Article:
Back to Basics: What Exactly is Colour?

Colour is derived from light, therefore in order for us to perceive colour there has to be a source of light. Natural light comes from the sun and is described as pure, white light; all other sources of light are man-made.


Light is in fact radiation in the form of electromagnetic vibrations from the sun, similar to the pulses of sound that come from hi-fi speakers. The human eye registers these waves of energy and the brain interprets the information as colour. 


We can only detect a limited range of these vibrations, known as the visible light spectrum, between wavelengths of 400–700 nanometres. The known electromagnetic spectrum ranges from 0.01 nanometres or less at one end of the scale (gamma rays), through to 0.1 metres or more at the other (radio waves).


The Effect of White Light Refracted Through a Prism

If a beam of white light is passed through a prism, a spectrum of different colours can be seen to emerge, including Red, Orange, Yellow, Green, Blue, Indigo and Violet. This is the visible light spectrum as we see it; each of these colours has its own wavelength within the range of 400 – 700 nanometres.


The Effect of White Light Refracted Through a Prism

The prism refracts light, enabling white light to separate into its individual components. A similar effect can be seen in a rainbow: when it rains, water droplets in the air refract the rays of sunlight; the curvature of the Earth produces the bow effect we are so familiar with.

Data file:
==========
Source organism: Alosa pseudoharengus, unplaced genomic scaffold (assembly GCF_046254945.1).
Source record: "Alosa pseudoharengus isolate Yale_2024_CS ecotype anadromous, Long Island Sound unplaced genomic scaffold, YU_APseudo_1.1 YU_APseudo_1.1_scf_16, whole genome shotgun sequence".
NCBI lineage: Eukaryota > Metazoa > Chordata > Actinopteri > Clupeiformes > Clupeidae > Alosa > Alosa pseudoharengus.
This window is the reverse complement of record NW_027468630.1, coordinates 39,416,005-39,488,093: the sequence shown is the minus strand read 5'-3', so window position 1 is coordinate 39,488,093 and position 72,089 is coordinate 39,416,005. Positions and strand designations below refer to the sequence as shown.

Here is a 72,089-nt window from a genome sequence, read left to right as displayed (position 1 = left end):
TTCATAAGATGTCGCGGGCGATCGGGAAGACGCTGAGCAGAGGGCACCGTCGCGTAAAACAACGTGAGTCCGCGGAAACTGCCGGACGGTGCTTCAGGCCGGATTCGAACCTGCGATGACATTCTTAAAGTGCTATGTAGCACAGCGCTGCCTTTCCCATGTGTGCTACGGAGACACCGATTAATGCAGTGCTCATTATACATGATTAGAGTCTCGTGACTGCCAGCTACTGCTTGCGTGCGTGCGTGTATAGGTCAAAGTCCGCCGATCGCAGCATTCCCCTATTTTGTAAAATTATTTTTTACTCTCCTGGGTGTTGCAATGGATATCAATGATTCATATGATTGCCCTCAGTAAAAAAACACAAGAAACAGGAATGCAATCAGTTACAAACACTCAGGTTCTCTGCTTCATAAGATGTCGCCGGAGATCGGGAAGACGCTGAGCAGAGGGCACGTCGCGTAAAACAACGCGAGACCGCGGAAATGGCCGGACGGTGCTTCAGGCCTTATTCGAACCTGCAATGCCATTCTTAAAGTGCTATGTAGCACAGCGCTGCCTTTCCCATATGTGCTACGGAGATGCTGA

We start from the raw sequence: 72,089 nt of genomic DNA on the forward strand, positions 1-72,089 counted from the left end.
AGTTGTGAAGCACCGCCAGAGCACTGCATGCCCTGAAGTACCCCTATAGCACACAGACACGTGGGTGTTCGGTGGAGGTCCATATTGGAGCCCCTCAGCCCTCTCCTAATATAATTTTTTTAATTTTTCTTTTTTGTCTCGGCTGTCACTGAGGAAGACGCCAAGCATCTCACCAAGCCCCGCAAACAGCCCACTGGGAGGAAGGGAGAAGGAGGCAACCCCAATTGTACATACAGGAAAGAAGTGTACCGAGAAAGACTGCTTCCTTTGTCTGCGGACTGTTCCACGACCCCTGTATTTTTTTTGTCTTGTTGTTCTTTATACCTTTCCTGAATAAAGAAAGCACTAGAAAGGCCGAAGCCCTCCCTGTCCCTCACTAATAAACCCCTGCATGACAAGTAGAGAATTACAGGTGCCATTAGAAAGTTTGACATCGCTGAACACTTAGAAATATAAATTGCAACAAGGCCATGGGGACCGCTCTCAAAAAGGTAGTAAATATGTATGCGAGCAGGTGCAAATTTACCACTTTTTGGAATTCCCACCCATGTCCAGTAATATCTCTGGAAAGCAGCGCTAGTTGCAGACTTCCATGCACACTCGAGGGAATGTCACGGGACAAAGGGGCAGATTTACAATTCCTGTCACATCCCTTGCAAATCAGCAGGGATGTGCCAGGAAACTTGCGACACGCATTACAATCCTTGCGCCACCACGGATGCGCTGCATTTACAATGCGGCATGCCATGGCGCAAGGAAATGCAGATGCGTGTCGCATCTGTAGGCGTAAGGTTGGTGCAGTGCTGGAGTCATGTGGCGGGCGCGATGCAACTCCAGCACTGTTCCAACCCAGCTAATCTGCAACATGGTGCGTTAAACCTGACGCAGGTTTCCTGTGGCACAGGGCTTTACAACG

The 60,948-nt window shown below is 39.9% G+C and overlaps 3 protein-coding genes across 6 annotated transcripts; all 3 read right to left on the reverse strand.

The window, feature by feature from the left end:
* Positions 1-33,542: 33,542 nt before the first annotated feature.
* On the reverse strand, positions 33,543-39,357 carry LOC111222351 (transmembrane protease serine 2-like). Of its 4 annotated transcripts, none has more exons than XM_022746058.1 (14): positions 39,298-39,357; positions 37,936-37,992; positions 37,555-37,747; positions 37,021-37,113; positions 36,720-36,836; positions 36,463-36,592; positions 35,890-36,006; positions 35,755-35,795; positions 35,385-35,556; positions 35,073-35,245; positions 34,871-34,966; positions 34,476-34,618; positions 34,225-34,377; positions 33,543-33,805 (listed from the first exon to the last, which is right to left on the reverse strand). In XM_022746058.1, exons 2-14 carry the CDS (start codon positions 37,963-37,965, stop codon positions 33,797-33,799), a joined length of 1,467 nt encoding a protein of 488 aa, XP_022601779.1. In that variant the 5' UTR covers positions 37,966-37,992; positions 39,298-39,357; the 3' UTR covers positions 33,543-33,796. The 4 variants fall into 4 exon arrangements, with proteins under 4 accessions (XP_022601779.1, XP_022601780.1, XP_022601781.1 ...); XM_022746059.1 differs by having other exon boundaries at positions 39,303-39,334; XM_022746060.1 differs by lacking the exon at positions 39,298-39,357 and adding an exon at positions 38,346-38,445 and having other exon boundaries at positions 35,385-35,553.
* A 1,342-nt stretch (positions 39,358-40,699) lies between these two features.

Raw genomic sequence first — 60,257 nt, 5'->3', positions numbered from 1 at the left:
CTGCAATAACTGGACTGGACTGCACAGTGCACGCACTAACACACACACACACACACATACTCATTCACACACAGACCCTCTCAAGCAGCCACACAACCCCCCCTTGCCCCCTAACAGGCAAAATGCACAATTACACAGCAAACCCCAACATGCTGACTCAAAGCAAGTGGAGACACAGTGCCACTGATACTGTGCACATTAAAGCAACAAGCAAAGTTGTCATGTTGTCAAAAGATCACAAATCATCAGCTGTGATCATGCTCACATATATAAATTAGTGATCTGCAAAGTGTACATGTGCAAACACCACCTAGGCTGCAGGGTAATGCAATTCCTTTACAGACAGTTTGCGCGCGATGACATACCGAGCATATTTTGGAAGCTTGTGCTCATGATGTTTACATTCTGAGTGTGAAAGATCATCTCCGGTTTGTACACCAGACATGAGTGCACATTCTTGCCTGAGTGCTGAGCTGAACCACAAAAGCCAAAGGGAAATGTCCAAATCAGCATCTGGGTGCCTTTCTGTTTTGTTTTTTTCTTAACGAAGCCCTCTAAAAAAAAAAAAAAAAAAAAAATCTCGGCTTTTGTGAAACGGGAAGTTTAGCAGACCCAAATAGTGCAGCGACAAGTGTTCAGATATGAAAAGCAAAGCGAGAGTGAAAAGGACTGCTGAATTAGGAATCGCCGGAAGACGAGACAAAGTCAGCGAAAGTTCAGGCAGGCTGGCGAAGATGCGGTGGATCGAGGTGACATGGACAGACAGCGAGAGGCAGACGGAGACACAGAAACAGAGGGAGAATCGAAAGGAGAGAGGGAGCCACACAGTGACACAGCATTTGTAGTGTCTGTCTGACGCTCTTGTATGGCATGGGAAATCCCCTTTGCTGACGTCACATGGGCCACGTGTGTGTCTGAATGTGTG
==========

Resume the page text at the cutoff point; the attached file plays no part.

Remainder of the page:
Colour and Colouring Agents

Light can be influenced by two important rules of nature, additive colour and subtractive colour. Additive colour is simply colour generated from a light source, for example directly from the sun or a light bulb. However, when light hits an object it is influenced by the properties or colouring agents of that object – the pigment in hair can be described as a colouring agent.


Atomic Structure

Ultimately, it is the atomic or molecular structure of an object that influences how much light is reflected and absorbed. A molecule is constructed of a number of atoms, which are constantly moving around in ‘intermolecular space’; a process called the Brownian movement.


These Brownian movements are similar to light. If the vibration frequency is similar or synchronised, the light wave is reflected. If the vibration frequency is not similar, the light wave is absorbed.


Total Reflection
Total Absorption

The Effect of Light on a Black or White Surface

This explains why the sun easily warms up black objects. Black surfaces absorb all light waves and this extra energy warms up the material, whereas white objects reflect the sunlight and therefore absorb less energy.